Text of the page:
We’ve all had days, at least if you’re a writer, where you stare at a blank screen and try to push an idea out of your brain that just won’t come. It gets blown into a huge confidence crisis. You question whether you’re cut out for it, or if it’s even worth the effort. You might feel like giving up, or at least taking the day off.
I’ve learned its worth the effort even when it sucks.
I’m not saying you have to write every day, or sit in front of that blank screen and beat your brain in. Maybe you do need a break – get a snack, have a bath, take a walk – to get the creative juices flowing. But if you’ve done all that and it’s still not helping, I’ve found sitting down and trying to engage with what you’re working on is often the best solution, even if it’s only taking five minutes to outline.
The writing may suck that day and make you feel horrible, but what you’re doing is priming your subconscious to work on it in the background. Since I started planning what I want to write tomorrow before going to bed, I’ve been having more good writing days than bad ones.
I’ve also noticed another pattern with my hour-a-day regimen: great writing days follow terrible ones, probably because I force myself to stay engaged with my project so I don’t lose momentum. I figure, if the words aren’t coming, at least I can try to figure out story problems. My outlines are horrible. They’re full of stupid ideas, indecisiveness, dead-ends, and gaping plot holes. I almost never follow them, but they prime my subconscious to come up with better ideas later.
It’s a similar situation to when I’m so hungry I can’t think. When I used to go to restaurants with an ex-boyfriend (one of the good ones) in that condition, I’d be struck with indecisiveness. As my eyes glazed over the menu, he’d say, “If you don’t pick something soon, I’m ordering you this.” Without fail I’d snap out of it and say, “I don’t want that. I want this!” I figure I’m doing the same thing when force myself to write ideas so bad they make me feel like the worst hack who ever shat words all over the keyboard. My brain says, “Screw that. That’s dumb. This is better.”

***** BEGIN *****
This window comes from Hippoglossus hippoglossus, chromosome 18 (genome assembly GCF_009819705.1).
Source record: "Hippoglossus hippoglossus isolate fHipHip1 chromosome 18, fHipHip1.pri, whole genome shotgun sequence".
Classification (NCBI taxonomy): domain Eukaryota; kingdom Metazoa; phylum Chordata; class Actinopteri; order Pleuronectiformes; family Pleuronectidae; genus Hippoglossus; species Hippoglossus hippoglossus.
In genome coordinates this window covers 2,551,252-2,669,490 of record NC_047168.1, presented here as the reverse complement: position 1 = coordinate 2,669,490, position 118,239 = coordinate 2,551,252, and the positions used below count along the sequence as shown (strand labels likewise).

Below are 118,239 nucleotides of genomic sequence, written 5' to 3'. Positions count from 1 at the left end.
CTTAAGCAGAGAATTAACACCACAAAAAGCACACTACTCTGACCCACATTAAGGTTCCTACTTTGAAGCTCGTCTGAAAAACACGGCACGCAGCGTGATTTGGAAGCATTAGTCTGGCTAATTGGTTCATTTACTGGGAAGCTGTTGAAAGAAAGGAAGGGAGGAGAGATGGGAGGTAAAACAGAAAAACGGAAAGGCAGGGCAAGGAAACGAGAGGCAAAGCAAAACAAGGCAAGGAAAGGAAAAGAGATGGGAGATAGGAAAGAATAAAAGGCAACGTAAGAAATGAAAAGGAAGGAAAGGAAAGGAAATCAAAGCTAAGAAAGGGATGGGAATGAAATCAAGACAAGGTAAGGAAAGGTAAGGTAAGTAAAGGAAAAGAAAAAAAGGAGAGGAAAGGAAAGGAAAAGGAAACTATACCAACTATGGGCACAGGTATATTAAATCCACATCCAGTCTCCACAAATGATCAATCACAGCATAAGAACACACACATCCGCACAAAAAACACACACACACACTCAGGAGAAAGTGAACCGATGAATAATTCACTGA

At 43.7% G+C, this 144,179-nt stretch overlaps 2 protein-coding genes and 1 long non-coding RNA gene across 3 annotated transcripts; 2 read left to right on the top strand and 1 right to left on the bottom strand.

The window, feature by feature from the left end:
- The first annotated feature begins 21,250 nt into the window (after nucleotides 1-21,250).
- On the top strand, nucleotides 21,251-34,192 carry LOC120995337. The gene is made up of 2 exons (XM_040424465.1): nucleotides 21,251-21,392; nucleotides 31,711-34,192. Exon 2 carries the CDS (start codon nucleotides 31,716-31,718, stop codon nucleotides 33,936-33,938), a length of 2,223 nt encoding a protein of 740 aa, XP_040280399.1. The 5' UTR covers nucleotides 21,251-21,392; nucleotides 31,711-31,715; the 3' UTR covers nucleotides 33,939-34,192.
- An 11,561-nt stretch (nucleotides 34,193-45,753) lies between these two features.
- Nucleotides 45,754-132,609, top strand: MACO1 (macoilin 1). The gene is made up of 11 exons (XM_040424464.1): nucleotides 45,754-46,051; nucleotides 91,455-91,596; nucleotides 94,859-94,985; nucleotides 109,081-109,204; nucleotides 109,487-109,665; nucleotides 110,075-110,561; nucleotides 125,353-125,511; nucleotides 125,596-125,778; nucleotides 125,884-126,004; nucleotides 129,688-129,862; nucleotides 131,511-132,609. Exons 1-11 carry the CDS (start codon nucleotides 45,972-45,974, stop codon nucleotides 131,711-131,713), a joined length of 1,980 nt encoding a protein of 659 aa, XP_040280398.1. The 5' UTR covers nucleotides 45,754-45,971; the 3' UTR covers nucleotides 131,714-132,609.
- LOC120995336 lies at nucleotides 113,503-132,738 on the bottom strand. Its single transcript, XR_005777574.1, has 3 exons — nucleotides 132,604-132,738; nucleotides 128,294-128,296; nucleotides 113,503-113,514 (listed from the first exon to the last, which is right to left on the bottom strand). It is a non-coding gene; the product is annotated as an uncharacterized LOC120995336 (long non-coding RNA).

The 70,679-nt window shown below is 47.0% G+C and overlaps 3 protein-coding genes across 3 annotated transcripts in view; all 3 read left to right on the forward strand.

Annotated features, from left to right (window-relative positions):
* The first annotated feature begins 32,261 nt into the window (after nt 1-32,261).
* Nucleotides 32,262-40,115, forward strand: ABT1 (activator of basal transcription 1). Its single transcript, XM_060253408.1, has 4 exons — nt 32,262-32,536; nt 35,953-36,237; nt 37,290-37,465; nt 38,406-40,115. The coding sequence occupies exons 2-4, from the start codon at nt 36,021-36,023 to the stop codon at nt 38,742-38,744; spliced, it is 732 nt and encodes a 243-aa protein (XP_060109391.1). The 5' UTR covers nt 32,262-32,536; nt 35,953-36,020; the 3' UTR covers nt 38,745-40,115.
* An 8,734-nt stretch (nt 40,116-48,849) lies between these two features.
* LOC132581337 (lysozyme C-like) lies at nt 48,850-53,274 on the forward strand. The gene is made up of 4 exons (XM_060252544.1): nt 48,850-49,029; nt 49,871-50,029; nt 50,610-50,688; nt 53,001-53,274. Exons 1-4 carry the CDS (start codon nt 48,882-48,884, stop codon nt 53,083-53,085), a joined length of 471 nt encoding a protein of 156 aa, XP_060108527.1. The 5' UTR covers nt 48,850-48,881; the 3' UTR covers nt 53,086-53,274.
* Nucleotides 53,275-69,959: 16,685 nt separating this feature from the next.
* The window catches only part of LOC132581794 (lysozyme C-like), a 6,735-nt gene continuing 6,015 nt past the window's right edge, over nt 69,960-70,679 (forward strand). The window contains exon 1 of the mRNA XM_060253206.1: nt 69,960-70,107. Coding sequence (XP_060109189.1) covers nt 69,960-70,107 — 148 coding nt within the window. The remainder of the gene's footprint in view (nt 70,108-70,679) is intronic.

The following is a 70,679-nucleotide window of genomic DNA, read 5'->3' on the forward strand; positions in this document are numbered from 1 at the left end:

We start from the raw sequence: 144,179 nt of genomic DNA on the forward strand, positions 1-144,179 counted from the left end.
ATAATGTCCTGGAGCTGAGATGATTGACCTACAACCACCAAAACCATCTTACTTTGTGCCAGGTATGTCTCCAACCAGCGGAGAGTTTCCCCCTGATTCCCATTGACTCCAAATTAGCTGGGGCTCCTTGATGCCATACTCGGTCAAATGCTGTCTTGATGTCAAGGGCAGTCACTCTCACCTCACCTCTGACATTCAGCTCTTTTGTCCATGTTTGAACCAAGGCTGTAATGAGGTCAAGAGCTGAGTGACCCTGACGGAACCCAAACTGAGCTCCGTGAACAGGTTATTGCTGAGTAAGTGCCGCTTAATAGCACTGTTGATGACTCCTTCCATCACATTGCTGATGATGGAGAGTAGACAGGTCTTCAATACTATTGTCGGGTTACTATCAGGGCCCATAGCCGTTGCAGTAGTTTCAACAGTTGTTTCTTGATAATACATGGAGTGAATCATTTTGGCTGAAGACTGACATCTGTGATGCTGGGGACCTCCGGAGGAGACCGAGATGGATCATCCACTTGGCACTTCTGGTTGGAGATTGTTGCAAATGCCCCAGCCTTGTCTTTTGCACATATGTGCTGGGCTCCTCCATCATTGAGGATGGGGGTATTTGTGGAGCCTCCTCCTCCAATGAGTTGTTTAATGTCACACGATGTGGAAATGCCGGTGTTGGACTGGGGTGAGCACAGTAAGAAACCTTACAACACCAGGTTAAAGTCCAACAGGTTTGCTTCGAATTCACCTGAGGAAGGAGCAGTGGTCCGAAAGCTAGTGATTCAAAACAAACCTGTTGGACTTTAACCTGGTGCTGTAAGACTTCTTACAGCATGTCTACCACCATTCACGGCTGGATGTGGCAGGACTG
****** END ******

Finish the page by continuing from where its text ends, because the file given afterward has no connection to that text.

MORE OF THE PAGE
I’ve known for a while the discipline to sit and work even when you’re not in the mood is one thing that distinguishes successful writers from struggling ones. Now I know why. The wisdom about not waiting for the muse – the metaphor never made the point real to me. It feels wrong, on a visceral level, to try to create when you’re uninspired. It’s counter-intuitive to try anyway, but now I’ve seen the result doesn’t happen right away, but in the future.
It takes time for an idea to stew. Some people think with their fingers, others by talking. I seem to be the type who thinks with the fingers, because I have to write several awful drafts before I get a good one. I can try to plot everything out in my head, but it’s a shifty shadowy thing before I commit it to the keyboard. I can’t tighten my ideas until they’re in concrete form, so for people like me, “Just write already,” seems to be pretty good advice.by